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I’m a big fan on focusing on getting the “copy” (the words on the page) right to drive behavior. I’ve posted in the past about Cialdini’s great book, Influence, The Psychology of Persuasion, and how the principles outlined in it can be used for structured brainstorming to improve copy to drive the results that you want. Of course, all this needs to be A:B tested, but it provides great ideas to test.
Sunday’s NY Times has a great story on how behavioral science can help drive policy, and how a change in copy helped increase tax collection in the UK by 15 percentage points:
One early success story involves an attempt to collect taxes from people who fail to pay on time. Most British citizens pay their taxes promptly because it is a simple tax system with few deductions, so that most taxes are collected via payroll withholding. (That’s “make it easy” in action.) But small-business owners and individuals with significant nonpayroll income are expected to save up the money to write a check to the government, and some of them fail to pay on time.
In such cases, the government’s first step is to send a letter asking for payment within six weeks, after which sterner, more expensive measures are taken. The tax collection authority wondered whether this letter might be improved. Indeed, it could.
The winning recipe comes from Robert B. Cialdini, an emeritus professor of psychology and marketing at Arizona State University, and author of the book “Influence: The Psychology of Persuasion.”
People are more likely to comply with a social norm if they know that most other people comply, Mr. Cialdini has found. (Seeing other dog owners carrying plastic bags encourages others to do so as well.) This insight suggests that adding a statement to the letter that a vast majority of taxpayers pay their taxes on time could encourage others to comply. Studies showed that it would be even better to cite local data, too.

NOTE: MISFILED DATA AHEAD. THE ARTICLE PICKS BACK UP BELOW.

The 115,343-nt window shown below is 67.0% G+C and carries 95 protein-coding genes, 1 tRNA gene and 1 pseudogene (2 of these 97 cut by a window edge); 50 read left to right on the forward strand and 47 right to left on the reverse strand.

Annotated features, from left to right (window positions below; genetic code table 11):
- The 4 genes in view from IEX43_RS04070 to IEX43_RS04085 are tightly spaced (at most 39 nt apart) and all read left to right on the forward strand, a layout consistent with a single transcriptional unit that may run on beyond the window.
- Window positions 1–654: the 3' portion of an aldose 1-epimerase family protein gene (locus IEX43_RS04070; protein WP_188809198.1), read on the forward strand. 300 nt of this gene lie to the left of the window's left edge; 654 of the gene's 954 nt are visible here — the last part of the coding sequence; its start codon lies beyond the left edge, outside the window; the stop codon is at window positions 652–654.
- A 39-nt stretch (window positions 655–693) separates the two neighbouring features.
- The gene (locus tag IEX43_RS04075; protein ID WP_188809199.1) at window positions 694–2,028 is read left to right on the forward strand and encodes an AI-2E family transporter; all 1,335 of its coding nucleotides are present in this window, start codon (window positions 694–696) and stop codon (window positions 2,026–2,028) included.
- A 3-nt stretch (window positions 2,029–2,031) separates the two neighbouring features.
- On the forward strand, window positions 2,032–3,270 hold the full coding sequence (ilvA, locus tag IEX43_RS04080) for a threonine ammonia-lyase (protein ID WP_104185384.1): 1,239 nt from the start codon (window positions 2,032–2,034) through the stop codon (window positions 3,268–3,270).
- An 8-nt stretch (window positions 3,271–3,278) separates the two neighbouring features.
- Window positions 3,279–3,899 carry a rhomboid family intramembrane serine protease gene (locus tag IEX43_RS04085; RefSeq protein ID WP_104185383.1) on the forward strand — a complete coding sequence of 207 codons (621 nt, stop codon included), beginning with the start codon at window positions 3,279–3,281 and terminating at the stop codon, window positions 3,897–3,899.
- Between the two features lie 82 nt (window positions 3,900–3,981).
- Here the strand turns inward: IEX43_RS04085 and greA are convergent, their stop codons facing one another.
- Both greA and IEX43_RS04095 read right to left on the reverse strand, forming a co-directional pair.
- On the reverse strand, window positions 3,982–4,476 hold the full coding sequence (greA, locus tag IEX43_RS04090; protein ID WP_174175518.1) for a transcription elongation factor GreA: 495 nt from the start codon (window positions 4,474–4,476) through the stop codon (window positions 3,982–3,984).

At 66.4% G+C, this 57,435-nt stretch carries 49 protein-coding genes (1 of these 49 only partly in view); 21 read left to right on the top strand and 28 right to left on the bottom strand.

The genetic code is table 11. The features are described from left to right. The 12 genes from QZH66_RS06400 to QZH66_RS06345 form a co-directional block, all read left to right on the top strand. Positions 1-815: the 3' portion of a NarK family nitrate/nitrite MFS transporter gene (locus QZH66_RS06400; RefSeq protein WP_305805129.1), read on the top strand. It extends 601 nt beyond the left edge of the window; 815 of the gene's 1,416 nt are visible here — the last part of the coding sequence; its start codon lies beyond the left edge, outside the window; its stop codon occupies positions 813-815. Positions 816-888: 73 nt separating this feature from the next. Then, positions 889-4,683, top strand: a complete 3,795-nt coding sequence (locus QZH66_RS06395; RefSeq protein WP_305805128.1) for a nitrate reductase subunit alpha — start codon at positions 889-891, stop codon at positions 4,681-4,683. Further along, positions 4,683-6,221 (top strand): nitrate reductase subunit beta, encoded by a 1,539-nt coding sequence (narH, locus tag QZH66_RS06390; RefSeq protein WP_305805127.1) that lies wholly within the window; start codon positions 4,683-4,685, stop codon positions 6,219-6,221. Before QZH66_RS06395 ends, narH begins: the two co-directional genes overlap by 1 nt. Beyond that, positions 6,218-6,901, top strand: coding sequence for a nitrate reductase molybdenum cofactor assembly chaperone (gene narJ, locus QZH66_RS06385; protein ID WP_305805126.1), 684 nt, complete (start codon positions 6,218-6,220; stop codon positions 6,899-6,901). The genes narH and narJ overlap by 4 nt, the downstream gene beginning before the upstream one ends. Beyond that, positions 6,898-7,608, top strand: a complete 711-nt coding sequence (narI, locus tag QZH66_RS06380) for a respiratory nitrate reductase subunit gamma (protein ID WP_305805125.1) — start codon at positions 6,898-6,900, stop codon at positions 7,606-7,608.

Letters using various messages were sent to 140,000 taxpayers in a randomized trial. As the theory predicted, referring to the social norm of a particular area (perhaps, “9 out of 10 people in Exeter pay their taxes on time”) gave the best results: a 15-percentage-point increase in the number of people who paid before the six-week deadline, compared with results from the old-style letter, which was used as a control condition.
The tax authorities estimate that this initiative, if rolled out across the country, could generate £30 million of extra revenue annually. And note that sending an effective letter doesn’t cost any more than sending a bad one.
If you’re in product management and you haven’t read Cialdini’s book, go out and buy it now. Nine out of ten product managers already have! 😉
Focusing on copy can dramatically improve user response June 18, 2009Posted by jeremyliew in copy, product management, UI, usability.
A couple of years ago I posted about how improving copy is an easy way to increase user interaction. Bokardo recently posted on a similar topic, about how microcopy can improve your user interface:
Microcopy is extremely contextual…that’s why it’s so valuable. It answers a very specific question people have and speaks to their concerns right on the spot. And because its so contextual, microcopy isn’t always obvious. Sometimes you have to hunt to find the right words. (or create an error notification service like I did) How to discover these hurdles? Talk to people! Why aren’t they adopting your software? What concerns do they have? What are they worried about? Successful salesmen know the power of these small turns of phrase. They have an arsenal of them for every situation.
Here are some other examples:
- When signing up for a newsletter, say “this low-volume newsletter”
- When people add their emails, say “we hate spam as much as you do”
- When subscribing for something free, say “you can always unsubscribe at any time”
- When selling an paid-for web application, be sure to let people know if you have a free trial.
- When storing customer’s information, say “You can export your information at any time”
- If offering optional account creation, say “If you create an account, you’ll be able to track your package”
All of these microcopy examples have one thing in common: they help to alleviate concerns of would-be customers. They help to reduce commitment by speaking directly to the thoughts in people’s heads. That’s why this copy can be so short yet so powerful.
Don’t be deceived by the size of microcopy. It can make or break an interface.
Writing good copy may not feel as heroic as implementing a huge new code base, but it can often by just as effective in increasing user interaction.